Not surprisingly, public health professionals, researchers and clinicians in the maternal and child health field have traditionally focused primarily on the mother and the child. Interventions aimed at encouraging antenatal care attendance, facility-based delivery and exclusive breastfeeding have generally targeted the pregnant woman or mother, often without much attention to her partner, surrounding family or social network.
Duncan Fisher, Co-Founder and Director of the Family Initiative, traveled from the United Kingdom to give a lecture at the Women and Health Initiative at the Harvard T.H. Chan School of Public Health about the importance of expanding the focus of maternal health. While there has been some effort to engage men in maternal health, few studies examining this issue have been conducted and even fewer interventions have been designed, implemented or evaluated.
Fisher noted that throughout human history, even before we were homo sapiens, child rearing has been a communal effort: fathers, family and even other community members have been instrumental in helping mothers to raise children. In fact, fathers experience similar hormonal changes to mothers (albeit somewhat less intensely) when they hold their babies, triggering a biological, instinctual sense of attachment. “An aspect of patriarchy and gender inequality,” Fisher suggested, “is suppressing that nurturing activity in men.”
Engaging fathers, family members and women’s communities of care during pregnancy, delivery and postpartum may have numerous health benefits for mothers and babies. Not involving fathers during pregnancy is one missed opportunity. Fisher recalled a visit he made to a clinic in Nigeria where fathers rarely accompanied their pregnant wives to antenatal care appointments. When he asked a large room full of pregnant women, “Do you think your husband should be here?” the room erupted into chaos: “Do not ask us to tell him everything because he just thinks we’re nagging—you tell him!” many of the women responded. In many settings around the globe where men typically do not accompany their pregnant wives to antenatal care appointments, health care providers assume that their pregnant patients will relay all of the information discussed to their husbands. In reality, as the women at the Nigerian clinic stated, this assumption more often results in fathers being uninformed and uninvolved. Similarly, despite the important role that fathers and family members play in supporting mothers to breastfeed, efforts to encourage breastfeeding often target new mothers in isolation.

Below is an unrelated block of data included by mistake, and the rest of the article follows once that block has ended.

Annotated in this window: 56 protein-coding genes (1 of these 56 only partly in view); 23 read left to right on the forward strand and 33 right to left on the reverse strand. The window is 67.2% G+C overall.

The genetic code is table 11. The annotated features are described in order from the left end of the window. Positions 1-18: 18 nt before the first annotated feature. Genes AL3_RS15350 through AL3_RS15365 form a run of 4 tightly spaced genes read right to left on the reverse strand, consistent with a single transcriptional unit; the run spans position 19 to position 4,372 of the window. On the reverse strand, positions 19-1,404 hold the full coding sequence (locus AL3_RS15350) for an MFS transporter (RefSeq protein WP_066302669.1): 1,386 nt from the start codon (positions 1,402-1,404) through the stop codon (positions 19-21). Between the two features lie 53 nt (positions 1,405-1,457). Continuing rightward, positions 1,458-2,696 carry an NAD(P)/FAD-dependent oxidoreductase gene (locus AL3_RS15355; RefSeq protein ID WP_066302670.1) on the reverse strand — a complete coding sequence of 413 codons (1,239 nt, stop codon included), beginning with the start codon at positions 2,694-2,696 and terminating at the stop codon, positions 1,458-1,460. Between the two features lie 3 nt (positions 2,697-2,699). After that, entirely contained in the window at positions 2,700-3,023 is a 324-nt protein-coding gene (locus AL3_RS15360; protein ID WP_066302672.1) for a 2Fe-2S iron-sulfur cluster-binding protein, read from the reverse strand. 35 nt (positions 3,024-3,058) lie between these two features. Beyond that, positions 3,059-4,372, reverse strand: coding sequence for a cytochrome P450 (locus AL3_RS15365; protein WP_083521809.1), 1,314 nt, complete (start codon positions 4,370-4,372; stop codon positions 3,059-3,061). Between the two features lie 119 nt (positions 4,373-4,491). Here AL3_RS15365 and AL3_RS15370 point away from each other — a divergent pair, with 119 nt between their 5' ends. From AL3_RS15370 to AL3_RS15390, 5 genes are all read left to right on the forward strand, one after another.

Because of the potential negative consequences of promoting male involvement in maternal health and the diversity of family structures—particularly those that do not include a father—focusing on women’s families and communities of care more broadly is crucial. In its 2015 report, the World Health Organization (WHO) emphasized the importance of engaging families and communities to improve maternal and child health outcomes. Much work is needed to mobilize efforts to address these WHO recommendations, including developing consensus on the definition of “family inclusive maternal health care”, conducting research to understand global perspectives on the issue and designing effective, inclusive interventions that improve not just the health of mothers and babies, but also the functioning of family units and communities of care.
Learn more about engaging fathers and families in maternal and infant health from Family Included.
Explore perspectives on the Child and Family Blog.
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